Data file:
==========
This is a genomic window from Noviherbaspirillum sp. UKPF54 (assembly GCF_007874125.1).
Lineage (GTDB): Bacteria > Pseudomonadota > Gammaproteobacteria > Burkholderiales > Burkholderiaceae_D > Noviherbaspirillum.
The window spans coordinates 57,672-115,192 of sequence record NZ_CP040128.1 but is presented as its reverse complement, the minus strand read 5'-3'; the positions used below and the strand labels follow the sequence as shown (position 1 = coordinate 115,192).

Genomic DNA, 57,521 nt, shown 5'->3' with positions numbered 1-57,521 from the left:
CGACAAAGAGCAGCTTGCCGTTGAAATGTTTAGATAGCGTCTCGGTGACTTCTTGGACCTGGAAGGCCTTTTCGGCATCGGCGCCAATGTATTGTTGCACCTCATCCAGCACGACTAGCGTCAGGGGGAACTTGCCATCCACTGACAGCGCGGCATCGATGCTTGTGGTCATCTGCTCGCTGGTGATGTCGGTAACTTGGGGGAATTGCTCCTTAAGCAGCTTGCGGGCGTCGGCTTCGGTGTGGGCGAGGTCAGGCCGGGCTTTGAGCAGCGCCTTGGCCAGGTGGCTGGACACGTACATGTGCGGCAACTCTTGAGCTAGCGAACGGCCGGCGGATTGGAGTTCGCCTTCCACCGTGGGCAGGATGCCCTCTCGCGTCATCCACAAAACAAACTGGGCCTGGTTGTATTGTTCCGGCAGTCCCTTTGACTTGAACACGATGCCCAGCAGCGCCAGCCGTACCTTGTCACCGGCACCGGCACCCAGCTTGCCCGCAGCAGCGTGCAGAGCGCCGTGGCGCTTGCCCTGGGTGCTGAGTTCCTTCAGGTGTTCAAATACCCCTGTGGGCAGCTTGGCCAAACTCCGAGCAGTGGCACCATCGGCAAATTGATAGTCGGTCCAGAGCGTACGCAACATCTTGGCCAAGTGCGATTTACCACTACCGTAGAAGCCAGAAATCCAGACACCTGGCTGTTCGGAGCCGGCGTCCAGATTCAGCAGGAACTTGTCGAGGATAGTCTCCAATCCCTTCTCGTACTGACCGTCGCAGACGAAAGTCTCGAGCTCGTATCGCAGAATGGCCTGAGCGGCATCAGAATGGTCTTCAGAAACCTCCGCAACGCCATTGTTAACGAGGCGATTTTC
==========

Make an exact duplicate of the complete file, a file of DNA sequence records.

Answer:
This is a genomic window from Noviherbaspirillum sp. UKPF54 (assembly GCF_007874125.1).
Lineage (GTDB): Bacteria > Pseudomonadota > Gammaproteobacteria > Burkholderiales > Burkholderiaceae_D > Noviherbaspirillum.
The window spans coordinates 57,672-115,192 of sequence record NZ_CP040128.1 but is presented as its reverse complement, the minus strand read 5'-3'; the positions used below and the strand labels follow the sequence as shown (position 1 = coordinate 115,192).

Genomic DNA, 57,521 nt, shown 5'->3' with positions numbered 1-57,521 from the left:
CGACAAAGAGCAGCTTGCCGTTGAAATGTTTAGATAGCGTCTCGGTGACTTCTTGGACCTGGAAGGCCTTTTCGGCATCGGCGCCAATGTATTGTTGCACCTCATCCAGCACGACTAGCGTCAGGGGGAACTTGCCATCCACTGACAGCGCGGCATCGATGCTTGTGGTCATCTGCTCGCTGGTGATGTCGGTAACTTGGGGGAATTGCTCCTTAAGCAGCTTGCGGGCGTCGGCTTCGGTGTGGGCGAGGTCAGGCCGGGCTTTGAGCAGCGCCTTGGCCAGGTGGCTGGACACGTACATGTGCGGCAACTCTTGAGCTAGCGAACGGCCGGCGGATTGGAGTTCGCCTTCCACCGTGGGCAGGATGCCCTCTCGCGTCATCCACAAAACAAACTGGGCCTGGTTGTATTGTTCCGGCAGTCCCTTTGACTTGAACACGATGCCCAGCAGCGCCAGCCGTACCTTGTCACCGGCACCGGCACCCAGCTTGCCCGCAGCAGCGTGCAGAGCGCCGTGGCGCTTGCCCTGGGTGCTGAGTTCCTTCAGGTGTTCAAATACCCCTGTGGGCAGCTTGGCCAAACTCCGAGCAGTGGCACCATCGGCAAATTGATAGTCGGTCCAGAGCGTACGCAACATCTTGGCCAAGTGCGATTTACCACTACCGTAGAAGCCAGAAATCCAGACACCTGGCTGTTCGGAGCCGGCGTCCAGATTCAGCAGGAACTTGTCGAGGATAGTCTCCAATCCCTTCTCGTACTGACCGTCGCAGACGAAAGTCTCGAGCTCGTATCGCAGAATGGCCTGAGCGGCATCAGAATGGTCTTCAGAAACCTCCGCAACGCCATTGTTAACGAGGCGATTTTC